June 17th, 2024

Airshow ready to take wing for second straight year

By Lethbridge Herald on February 17, 2023.

Gord Price practices for his 2022 Lethbridge International Airshow performance. Herald file photo by Al Beeber

Ry Clarke – LETHBRIDGE HERALD – Local Journalism Initiative Reporter

The Lethbridge International Airshow is touching down for a second straight year in partnership with the City of Lethbridge. 

Dallas Harty, airshow president, says the organization will begin staging the show on odd-numbered years moving forward to lessen the competition from other airshows in the area, while offering attendants the opportunity to see as many pilots as possible.

The airshow will be held on July 29 and 30 and will return again in 2025.

“Last year after a four-year hiatus we had our first airshow. Because of a late start, we had a few struggles getting going but did have a very successful airshow,” said Harty.

The 2022 Lethbridge airshow was dedicated to former president Brett Botfield, seeing 16,000 in attendance over two days. 

“We were starting from grassroots, and when you don’t have a show of this magnitude for that many years, it is a massive challenge,” said Harty.

Looking to take off to higher skies, the airshow will be held in 2023 followed by 2025 to free up assets for more possibilities.

“We had been encouraged to do our show every other year because of assets and doing this is a massive undertaking to put the show on. We had been encouraged to do it on the even years, but when Gail (Gail Pontarolo, vice-president of the air show) and I, went to ICAST (International Council of Air Shows) last year, we discovered very soon two things: the even years are overloaded with airshows, and especially in 2024 with the 100th anniversary of the Royal Canadian Air Force. The assets, both military and civilian, are being stretched way too far,” said Harty.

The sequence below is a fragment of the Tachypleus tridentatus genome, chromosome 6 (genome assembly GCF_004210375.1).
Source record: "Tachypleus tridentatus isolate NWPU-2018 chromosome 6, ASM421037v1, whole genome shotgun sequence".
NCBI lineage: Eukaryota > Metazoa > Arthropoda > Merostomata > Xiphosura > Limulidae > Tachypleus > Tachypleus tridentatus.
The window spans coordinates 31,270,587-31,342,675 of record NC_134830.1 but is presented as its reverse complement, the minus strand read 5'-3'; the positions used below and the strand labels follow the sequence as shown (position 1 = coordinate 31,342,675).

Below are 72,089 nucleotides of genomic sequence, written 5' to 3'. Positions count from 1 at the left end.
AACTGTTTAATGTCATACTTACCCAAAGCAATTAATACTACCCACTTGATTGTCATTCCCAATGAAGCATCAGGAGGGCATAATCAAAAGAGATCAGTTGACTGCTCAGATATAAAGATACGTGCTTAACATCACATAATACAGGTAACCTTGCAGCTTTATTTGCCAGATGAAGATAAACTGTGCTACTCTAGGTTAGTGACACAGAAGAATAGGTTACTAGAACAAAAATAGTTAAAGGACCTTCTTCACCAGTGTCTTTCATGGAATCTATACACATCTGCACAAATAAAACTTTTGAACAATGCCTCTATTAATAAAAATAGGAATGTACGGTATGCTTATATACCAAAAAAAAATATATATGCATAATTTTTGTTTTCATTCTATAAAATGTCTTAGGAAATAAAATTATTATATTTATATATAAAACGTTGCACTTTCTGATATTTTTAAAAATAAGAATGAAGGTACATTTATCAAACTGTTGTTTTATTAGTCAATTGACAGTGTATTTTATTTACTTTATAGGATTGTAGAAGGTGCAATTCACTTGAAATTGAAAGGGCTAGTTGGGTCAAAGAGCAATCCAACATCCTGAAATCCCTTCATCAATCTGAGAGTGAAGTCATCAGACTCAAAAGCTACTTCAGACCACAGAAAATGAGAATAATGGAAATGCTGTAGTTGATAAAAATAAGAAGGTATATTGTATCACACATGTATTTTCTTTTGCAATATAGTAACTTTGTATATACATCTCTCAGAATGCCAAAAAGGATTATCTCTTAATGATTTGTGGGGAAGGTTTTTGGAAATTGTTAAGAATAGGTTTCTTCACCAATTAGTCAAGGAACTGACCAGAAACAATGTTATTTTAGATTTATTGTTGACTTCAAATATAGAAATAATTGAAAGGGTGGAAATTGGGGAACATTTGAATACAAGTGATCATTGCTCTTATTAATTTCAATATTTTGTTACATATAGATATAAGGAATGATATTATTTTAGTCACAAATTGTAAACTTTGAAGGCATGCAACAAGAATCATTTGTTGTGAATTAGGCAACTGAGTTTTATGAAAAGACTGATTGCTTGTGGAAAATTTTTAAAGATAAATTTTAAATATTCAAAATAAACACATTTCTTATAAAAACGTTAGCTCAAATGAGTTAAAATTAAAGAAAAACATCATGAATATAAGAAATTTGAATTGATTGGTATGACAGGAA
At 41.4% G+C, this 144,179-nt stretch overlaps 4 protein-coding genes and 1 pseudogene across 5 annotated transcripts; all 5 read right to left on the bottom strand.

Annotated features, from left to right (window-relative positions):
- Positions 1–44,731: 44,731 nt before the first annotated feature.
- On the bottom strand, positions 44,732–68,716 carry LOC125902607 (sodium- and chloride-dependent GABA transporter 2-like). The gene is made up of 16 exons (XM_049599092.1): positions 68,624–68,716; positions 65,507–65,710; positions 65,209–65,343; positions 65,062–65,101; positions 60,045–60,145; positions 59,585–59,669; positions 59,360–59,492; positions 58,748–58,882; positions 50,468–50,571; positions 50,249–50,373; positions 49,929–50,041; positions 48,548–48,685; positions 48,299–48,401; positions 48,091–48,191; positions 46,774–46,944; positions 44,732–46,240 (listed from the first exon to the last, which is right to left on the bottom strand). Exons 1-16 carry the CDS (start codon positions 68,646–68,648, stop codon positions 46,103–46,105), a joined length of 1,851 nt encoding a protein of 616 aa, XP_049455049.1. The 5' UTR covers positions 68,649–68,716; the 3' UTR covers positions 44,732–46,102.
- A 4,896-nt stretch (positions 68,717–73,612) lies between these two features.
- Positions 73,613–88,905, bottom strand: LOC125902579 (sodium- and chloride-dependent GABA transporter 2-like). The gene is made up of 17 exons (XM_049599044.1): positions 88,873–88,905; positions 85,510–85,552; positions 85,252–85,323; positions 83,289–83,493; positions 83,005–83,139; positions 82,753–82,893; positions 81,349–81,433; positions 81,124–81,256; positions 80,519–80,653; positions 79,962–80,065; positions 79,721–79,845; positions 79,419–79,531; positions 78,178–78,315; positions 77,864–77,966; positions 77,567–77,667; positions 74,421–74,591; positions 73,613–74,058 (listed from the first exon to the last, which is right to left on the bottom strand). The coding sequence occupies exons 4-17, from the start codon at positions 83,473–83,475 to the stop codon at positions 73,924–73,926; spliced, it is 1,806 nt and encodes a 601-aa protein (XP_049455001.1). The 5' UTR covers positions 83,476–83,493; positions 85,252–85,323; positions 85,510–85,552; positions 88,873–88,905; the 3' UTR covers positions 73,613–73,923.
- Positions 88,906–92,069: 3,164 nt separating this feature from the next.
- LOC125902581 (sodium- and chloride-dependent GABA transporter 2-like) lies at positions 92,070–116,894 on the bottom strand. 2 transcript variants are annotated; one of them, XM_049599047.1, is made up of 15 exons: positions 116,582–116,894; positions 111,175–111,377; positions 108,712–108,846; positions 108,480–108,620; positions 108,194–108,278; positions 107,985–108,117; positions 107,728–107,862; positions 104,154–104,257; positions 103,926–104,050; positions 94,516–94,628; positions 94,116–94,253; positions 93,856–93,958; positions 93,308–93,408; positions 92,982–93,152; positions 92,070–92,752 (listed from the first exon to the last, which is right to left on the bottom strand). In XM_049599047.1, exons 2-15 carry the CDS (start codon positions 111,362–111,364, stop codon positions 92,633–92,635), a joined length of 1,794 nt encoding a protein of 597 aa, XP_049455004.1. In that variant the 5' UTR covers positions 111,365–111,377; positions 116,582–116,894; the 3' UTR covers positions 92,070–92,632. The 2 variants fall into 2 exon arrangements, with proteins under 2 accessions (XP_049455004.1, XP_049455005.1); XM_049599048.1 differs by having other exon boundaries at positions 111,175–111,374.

“The best decision for Lethbridge, and the Lethbridge International Airshow was to go in ’23 and have better access to civilian and military performers.”

Harty notes that the airshow will be looking to celebrate the Royal Canadian Air Force’s 100 years in 2024 with a scaled-down show.

Organizers are looking for sponsorships in the community, noting the opportunity this show has on the economic impact of the city.

“We have been doing the show since the ‘90s, and we are always proud of the economic impact,” said Harty. “We always hear it from the local businesses, hotels, restaurants, and fuel stations: While the air show is in town, we’re crazy busy.” 

Airshow Performer Dan Reeves celebrated 50 years in the cockpit last year, and was here for the city show.

“As a performer, I had a great time last year at the show,” said Reeves. “Lethbridge by-and-large is one of the greatest shows that we have been doing.”

Reeves notes the air show is a great opportunity to connect with audiences about careers in aviation, hoping to spark interest as he takes to the skies.

“Looking at aviation as a career is something that is not pushed in our educational institutions. So having an airshow opens up a whole new world for the young folks,” said Reeves. 

“We don’t expect them to be air show pilots, but certainly thinking of aviation as a career. Whether they want to be pilots, aircraft maintainers, there is a whole level of support that we drastically need, not just in Canada, but throughout the world. Right now, there is a huge shortage of pilots, so if we can influence and instill a little bit on young folks, that’s made my day.”

For more information, or to sign up as a volunteer, head to the airshow’s website at lethbrdigeairshow.com.

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